Well it's almost August and we've had only five females produce below-average sized litters at our down valley locations and, as of today, only one litter (there might be a few more) has emerged at out up-valley locations. If we have more than 30 pups, this will be a good year (by contrast, we had about 130 pups last year and as many as 187 pups in the past decade!). This relatively low productivity will delay the rebound of the population and illustrates a few really interesting things.
1) The importance of body condition and long growing seasons for marmots. Females in poor body condition can't allocate sufficient resources to breed or to produce large litters and we see this effect most pronounced in 'bad' years. In 'good' years, everyone can breed and we don't see the trade-off between litter size and condition expressed.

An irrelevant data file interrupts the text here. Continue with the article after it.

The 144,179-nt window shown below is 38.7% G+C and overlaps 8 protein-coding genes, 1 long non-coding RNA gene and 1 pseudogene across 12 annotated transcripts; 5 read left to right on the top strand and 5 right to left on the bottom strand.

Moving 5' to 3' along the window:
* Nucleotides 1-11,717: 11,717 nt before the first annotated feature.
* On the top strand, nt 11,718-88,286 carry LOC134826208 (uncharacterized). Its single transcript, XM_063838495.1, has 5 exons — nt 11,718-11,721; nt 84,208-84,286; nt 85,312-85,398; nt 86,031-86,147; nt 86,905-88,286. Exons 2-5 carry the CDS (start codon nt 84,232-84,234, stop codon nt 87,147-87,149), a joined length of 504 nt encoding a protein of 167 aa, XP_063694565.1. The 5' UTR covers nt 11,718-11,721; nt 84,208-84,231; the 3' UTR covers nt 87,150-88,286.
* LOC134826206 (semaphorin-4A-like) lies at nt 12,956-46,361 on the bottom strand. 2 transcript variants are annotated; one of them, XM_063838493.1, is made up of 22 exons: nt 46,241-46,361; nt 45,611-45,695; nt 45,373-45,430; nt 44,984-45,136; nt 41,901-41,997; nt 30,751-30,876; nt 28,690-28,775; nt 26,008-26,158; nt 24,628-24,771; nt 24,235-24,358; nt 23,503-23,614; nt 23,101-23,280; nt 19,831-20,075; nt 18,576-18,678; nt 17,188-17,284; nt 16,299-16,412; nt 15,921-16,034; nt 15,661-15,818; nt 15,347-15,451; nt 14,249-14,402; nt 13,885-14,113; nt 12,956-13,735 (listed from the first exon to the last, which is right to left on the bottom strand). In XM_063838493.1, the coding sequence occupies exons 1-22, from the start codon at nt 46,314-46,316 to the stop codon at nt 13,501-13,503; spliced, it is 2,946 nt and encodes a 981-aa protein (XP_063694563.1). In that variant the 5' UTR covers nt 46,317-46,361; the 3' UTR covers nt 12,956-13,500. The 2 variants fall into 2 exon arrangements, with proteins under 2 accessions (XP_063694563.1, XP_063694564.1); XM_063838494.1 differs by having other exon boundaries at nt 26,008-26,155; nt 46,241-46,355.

2) Allee effects! At small populations, strange things happen. For instance we have groups this year with no breeding age females (the female died over the winter) and we have groups without breeding age males. We watched females cycle in preparation for reproduction but they apparently never encountered a male during their fertile window. Such effects are expected in small, fragmented populations and are a huge reason why it's important to keep populations large and connected. Never thought I'd see it commonly happening in our marmot population, but you learn something new every year.